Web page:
Telltale signs

Some of the telltale signs of retained reflexes 


Gross  Motor   Difficulty riding a bike 

 Lack of sports skills 

 Prone to clumsiness   Awkward running style 

Fine Motor

Difficulty with buttons and shoelaces

Awkward pencil grip Poor handwriting  Immature drawing 

Vision

Looses place easily when reading  

Slow at copying

Difficulty catching balls confidently

Difficulty remembering things in order

Emotional 

Over anxious and  fearful of failure 

Poor social skills and low self esteem

Dislike of change, likes routine 

Sensitive to loud noises 

Learning 

Poor reading and spelling skills

Poor expression of  thoughts on paper

Short term memory difficulties  Disorganised and lagging behind peers in reading, writing, spelling and comprehension 


Other indicators can be: 

  • A history of occupational therapy or speech therapy 
  • Crawling late or failure to crawl
  • Late development of walking  
  • Bedwetting (sometimes) 


Retained reflexes and learning challenges 

The challenges of retatined reflexes are clearly seen in the classroom, children struggle to keep up with the rest of their class and behavioural difficulties can arise. Children can just get by or only succeed with great effort. Children with retained reflexes are at risk of behaviour and attitude problems, mostly due to years of sheer frustration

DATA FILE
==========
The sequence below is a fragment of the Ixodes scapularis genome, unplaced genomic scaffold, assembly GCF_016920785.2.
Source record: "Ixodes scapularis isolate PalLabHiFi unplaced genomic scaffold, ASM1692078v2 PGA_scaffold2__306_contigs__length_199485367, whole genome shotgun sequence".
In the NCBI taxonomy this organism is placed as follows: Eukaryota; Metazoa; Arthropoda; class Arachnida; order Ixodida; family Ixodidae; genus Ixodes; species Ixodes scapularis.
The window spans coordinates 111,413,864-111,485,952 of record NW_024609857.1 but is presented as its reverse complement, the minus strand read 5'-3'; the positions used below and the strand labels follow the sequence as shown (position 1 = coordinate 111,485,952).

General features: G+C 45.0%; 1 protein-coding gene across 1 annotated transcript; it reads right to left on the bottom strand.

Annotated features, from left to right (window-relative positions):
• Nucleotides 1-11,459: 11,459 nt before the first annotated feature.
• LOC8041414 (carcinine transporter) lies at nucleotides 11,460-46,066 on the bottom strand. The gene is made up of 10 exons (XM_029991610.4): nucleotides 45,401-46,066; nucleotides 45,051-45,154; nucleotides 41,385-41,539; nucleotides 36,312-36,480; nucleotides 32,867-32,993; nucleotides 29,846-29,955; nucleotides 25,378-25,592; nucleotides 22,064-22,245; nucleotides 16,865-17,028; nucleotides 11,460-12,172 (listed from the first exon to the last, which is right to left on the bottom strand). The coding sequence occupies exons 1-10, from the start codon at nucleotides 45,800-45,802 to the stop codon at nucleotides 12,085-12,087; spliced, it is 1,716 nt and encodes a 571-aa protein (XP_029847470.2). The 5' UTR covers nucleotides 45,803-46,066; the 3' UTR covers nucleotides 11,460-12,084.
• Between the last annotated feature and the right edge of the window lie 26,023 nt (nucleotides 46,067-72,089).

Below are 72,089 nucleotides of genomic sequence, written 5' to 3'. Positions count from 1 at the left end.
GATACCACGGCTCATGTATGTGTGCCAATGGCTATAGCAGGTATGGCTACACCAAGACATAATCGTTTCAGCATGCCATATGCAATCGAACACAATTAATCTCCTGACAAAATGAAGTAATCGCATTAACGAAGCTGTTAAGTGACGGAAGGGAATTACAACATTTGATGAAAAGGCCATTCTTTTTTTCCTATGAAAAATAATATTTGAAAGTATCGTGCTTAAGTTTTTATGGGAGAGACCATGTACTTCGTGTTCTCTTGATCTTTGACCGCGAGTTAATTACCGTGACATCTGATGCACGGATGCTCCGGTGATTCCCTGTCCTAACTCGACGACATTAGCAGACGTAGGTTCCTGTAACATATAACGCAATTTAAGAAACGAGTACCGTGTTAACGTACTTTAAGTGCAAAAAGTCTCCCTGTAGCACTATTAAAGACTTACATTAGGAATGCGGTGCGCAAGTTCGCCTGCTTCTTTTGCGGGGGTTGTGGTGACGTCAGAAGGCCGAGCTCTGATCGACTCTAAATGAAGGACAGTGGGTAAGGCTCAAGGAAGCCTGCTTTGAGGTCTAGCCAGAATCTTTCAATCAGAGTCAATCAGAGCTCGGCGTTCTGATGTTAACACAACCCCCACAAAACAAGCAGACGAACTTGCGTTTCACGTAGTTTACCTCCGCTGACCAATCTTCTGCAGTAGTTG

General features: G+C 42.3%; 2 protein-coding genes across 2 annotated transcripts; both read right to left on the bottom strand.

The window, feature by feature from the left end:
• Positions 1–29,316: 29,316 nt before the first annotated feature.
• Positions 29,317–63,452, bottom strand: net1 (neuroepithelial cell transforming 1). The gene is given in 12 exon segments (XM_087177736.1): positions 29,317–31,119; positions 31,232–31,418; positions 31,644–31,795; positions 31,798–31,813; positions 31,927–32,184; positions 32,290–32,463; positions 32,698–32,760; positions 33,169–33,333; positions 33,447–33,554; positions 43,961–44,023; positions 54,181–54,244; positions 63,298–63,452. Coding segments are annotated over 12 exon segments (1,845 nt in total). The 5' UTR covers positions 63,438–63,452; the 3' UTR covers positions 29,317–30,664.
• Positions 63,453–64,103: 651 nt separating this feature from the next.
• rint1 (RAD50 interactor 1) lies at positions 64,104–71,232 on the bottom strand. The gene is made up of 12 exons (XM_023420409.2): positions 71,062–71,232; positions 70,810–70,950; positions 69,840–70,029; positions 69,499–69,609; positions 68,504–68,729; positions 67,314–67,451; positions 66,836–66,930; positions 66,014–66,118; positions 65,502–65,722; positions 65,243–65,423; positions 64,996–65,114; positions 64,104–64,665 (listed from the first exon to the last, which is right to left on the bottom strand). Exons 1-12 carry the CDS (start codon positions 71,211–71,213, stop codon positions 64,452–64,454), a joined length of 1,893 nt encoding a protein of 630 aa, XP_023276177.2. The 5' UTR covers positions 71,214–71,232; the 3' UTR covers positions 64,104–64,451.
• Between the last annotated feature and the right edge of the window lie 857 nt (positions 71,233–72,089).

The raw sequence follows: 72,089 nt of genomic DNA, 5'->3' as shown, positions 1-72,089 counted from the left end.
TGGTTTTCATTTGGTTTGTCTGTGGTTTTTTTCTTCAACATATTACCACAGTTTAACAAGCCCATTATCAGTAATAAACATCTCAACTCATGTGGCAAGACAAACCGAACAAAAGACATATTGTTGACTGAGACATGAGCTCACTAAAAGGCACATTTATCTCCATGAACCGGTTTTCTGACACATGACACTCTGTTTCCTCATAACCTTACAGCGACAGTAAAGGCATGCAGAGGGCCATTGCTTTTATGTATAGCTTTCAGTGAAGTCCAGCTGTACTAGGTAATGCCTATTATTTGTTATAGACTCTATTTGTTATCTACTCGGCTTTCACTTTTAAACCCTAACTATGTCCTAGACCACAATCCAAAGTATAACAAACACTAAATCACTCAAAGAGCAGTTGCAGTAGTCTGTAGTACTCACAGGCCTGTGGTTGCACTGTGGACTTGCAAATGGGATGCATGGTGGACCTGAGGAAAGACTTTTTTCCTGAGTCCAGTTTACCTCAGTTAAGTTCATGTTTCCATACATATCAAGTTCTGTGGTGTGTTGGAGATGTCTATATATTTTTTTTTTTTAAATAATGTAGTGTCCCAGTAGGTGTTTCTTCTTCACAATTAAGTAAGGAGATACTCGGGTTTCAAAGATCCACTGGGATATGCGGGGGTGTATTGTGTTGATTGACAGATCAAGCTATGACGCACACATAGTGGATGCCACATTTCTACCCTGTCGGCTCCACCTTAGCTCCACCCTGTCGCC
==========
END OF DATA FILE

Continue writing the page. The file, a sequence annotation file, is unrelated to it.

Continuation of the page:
Children with reflex challenges grow into adults with reflex challenges. This can limit their career choices or force them to have to work extremely hard in order to succeed. The children most able to cope develop skills to compensate. Compensation takes effort and energy, as those with retained reflexes may simply run out of energy when stressed and this leaves them less able to cope. 

As we age we have less energy to compensate with and reflexes begin to reappear in reverse order. As this happens frustrations emerge due to the huge effort required to do daily tasks. 

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